Acknowledge financial gap, put onus on financiers, entrepreneurs alike to close it
TORONTO—People and ideas may be key crusaders of innovation, but according to at least one expert there’s another ingredient in the recipe for success.
“It’s the entrepreneur that builds the rocketship,” said John Ruffolo, CEO of OMERS Ventures, “(but) the financing is the jet fuel.”
Simple equation, right? Wrong.
Speaking during the Conference Board of Canada’s Business Innovation Summit 2013, Ruffolo and co-panelists from the financial world agreed there is a huge challenge facing innovators in Canada who need capital financing.
Attendees agreed, too, with an impromptu survey finding 68 per cent of audience members had attempted to access capital funding and failed.
A lack of ability for innovators and financiers to speak the same language often leads to difficulty funding innovation in Canada, according to panel chair Michael Grant, director of capital market research with the Conference Board’s Centre for Business Innovation.
Senia Rapisarda, vice-president of strategic investments and initiatives with the Business Development Bank of Canada, said the abundance of natural resources in Canada muddies the water of whether there is a financing gap, but her short answer would be that, indeed, one does exist.
“If you close your eyes and suddenly mining, water, gas and oil disappear from Canada, we are in a very, very different situation,” she said.
An influx of funding outlets in recent years has helped lessen the blow across the board, according to Ruffolo, particularly outside natural resource industries.
“Over the last three years … with the advent of incubators and angels and super-angels that whole class of new capital sources really came about,” Ruffolo said. “Is the problem solved at that early stage? I’m not really sure, but it’s a heck of a lot better than it was.”
In fact, according to Ruffolo, Canada’s ability to create startups is world class. Where the nation begins to lag is in and around the five-year mark, he continued, where later-stage financing capital proves difficult to come by.
“There’s one major reason for this that I don’t think people like to talk about, and that’s that money follows returns,” said Barry Gekiere, managing director of the investment accelerator fund at MaRS Discovery District. “The returns in the venture industry in Canada have been not so good.”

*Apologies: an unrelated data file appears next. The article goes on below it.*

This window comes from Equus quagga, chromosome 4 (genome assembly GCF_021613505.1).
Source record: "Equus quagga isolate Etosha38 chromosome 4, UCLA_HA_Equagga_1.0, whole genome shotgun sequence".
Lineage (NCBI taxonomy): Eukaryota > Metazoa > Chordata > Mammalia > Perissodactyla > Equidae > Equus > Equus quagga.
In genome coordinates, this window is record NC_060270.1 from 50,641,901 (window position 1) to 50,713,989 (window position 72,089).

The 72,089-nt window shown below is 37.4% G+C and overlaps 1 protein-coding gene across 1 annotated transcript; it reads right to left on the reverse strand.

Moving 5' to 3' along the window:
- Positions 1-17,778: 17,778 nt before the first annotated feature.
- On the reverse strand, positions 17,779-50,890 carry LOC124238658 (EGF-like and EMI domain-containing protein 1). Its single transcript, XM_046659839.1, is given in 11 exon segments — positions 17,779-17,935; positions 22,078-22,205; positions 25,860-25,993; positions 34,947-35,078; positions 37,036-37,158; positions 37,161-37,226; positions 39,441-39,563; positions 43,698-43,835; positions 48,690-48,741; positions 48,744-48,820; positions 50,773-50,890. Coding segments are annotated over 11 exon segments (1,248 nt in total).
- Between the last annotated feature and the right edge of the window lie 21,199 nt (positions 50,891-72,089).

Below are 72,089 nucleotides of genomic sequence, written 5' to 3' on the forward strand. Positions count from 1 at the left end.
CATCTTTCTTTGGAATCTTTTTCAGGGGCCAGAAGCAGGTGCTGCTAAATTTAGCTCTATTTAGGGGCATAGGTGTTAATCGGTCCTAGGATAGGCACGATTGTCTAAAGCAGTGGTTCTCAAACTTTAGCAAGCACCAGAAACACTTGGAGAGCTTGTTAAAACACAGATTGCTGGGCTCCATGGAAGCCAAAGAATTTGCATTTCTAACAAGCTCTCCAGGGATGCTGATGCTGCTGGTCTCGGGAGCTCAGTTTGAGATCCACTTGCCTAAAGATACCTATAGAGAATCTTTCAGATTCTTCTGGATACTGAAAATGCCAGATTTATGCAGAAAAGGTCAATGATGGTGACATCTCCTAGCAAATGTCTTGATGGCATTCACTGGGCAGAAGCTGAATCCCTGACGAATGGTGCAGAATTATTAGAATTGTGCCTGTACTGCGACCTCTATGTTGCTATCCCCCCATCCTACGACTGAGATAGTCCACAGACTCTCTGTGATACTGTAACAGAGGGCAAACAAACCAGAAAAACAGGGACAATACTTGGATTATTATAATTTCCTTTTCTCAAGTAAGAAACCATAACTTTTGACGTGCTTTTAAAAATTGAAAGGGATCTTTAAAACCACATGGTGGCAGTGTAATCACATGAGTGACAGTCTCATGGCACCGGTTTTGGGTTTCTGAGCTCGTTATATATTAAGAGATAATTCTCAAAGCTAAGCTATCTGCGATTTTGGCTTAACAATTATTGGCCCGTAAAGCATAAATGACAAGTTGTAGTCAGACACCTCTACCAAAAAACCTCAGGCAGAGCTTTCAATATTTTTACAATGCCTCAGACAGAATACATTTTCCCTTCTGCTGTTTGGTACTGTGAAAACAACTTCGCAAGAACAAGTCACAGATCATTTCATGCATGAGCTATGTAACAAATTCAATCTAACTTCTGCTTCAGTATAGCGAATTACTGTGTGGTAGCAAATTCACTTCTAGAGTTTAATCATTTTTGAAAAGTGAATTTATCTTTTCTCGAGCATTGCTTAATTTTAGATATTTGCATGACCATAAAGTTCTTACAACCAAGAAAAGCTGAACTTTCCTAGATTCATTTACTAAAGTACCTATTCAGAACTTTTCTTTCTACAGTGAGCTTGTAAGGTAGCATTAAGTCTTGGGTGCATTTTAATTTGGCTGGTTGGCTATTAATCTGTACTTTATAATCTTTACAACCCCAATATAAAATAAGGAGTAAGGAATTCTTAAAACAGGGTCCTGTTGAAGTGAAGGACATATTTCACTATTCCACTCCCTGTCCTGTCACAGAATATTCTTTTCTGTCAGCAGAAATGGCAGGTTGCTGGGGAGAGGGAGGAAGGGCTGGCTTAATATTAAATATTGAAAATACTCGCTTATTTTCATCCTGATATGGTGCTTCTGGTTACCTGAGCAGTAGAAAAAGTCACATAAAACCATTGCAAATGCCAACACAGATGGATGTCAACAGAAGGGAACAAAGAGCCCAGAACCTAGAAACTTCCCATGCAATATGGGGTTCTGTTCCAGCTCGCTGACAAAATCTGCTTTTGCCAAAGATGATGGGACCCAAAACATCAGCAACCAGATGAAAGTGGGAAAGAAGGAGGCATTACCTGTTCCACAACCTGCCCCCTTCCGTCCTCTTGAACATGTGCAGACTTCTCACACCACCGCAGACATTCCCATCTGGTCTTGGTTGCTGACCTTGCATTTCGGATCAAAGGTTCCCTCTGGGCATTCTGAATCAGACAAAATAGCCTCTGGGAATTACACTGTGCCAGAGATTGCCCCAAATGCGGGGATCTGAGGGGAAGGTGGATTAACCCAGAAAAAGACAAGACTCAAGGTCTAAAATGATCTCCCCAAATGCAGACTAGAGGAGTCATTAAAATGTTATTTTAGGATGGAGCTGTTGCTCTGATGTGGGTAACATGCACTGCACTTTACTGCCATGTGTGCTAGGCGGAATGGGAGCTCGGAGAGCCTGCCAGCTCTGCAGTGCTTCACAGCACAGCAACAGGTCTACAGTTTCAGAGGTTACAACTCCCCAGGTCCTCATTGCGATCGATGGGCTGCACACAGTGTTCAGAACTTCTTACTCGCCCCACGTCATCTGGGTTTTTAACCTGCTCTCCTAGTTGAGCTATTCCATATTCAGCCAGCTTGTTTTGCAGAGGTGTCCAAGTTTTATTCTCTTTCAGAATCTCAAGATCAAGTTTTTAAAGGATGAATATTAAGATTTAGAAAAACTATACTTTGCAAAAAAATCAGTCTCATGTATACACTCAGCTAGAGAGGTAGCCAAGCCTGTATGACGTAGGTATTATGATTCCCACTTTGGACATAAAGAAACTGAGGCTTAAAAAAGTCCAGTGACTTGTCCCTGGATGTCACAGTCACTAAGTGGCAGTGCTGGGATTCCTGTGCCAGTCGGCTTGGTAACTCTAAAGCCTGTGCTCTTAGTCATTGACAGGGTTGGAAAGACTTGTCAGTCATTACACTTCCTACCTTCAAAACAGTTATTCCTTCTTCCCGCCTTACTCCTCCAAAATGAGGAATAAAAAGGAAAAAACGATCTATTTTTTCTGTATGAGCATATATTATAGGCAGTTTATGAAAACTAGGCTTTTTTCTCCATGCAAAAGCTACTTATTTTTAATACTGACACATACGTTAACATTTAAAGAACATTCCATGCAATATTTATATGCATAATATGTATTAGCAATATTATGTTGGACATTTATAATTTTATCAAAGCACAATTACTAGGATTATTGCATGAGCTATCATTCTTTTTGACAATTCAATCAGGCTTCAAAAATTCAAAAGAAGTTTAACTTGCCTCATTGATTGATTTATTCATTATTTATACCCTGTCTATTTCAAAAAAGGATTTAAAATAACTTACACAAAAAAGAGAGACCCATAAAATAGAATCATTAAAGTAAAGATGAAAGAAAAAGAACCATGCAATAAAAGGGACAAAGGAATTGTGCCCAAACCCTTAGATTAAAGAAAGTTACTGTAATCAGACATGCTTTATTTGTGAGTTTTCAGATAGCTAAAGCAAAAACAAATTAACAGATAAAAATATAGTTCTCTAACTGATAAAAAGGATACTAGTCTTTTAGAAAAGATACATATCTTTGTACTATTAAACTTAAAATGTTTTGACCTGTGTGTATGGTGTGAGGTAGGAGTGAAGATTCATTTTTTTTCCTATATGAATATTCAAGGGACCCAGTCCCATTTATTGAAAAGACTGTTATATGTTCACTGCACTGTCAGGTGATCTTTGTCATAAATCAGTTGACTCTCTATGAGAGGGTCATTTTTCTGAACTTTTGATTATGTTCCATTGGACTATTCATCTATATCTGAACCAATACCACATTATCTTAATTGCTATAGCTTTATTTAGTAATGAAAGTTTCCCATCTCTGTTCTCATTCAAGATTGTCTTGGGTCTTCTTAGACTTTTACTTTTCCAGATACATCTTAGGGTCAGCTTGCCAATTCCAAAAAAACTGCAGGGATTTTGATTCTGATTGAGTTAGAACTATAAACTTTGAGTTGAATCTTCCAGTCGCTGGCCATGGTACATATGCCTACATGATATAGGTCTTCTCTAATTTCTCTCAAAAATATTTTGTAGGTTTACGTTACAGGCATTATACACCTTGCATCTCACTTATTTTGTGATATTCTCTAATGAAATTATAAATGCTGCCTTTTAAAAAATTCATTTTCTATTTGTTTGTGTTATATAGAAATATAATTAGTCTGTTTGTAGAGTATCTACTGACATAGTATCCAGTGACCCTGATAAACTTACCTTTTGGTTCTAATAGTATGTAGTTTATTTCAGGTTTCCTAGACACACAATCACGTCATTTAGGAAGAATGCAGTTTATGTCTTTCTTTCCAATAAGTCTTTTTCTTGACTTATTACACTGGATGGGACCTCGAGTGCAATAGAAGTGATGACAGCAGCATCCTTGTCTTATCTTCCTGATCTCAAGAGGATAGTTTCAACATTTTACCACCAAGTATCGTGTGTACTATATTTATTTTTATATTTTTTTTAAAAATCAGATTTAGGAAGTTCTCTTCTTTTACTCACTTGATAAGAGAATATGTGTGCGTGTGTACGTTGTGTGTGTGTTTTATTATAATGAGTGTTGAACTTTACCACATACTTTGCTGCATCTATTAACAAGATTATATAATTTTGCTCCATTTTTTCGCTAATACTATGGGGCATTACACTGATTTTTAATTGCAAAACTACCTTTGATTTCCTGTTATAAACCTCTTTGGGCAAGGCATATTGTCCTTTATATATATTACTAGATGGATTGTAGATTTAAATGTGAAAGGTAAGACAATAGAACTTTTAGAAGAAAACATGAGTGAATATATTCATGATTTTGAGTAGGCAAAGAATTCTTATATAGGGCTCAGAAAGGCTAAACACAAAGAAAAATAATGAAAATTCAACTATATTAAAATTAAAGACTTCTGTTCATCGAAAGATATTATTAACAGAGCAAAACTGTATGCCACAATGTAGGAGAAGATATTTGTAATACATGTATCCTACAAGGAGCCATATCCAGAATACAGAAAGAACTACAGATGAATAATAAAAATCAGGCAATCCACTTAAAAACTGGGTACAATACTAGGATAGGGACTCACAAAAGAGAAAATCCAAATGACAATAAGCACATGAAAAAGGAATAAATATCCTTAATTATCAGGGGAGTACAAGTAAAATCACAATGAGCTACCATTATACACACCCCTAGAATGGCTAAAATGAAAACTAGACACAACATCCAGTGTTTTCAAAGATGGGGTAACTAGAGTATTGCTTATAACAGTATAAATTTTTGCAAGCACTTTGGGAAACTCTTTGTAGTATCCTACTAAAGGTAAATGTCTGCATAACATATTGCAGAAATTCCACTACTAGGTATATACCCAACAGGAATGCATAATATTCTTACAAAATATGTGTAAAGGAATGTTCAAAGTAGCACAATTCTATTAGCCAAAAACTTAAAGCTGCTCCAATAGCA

What this may show, according to Gekiere, is an issue of getting Canadian innovation to market.
When asked which side bears more of the responsibility, Gekiere said often companies aren’t developed enough for the financial markets to see some level of commercialization.
“(They’ve already) got the technology and the vision, but it’s really about going to market,” he said.
While a solution to the problem may not be simple to achieve, panelists proposed a pair of steps innovators can take to gain access to funding they need to get started, and, perhaps more importantly, continue to ascend their respective markets.
“I think the entrepreneurs have to really look at saying, ‘what do I really need to show the capital markets in order to attract that (financing)’,” Gekiere said. “They really have to change their attitudes and (gain) the confidence of the capital markets.”
Perhaps the easiest way to gain that confidence, according to Gekiere, is to develop a strong market strategy.
More simply, Ruffolo said innovators can’t wait around for the financing to eventually find its way to them.
“The entrepreneur must go to where the money is,” he said. “If the money is not sourced in Canada and they have to leave Canada (to get it), good for the entrepreneur (and) shame on us as Canadians.”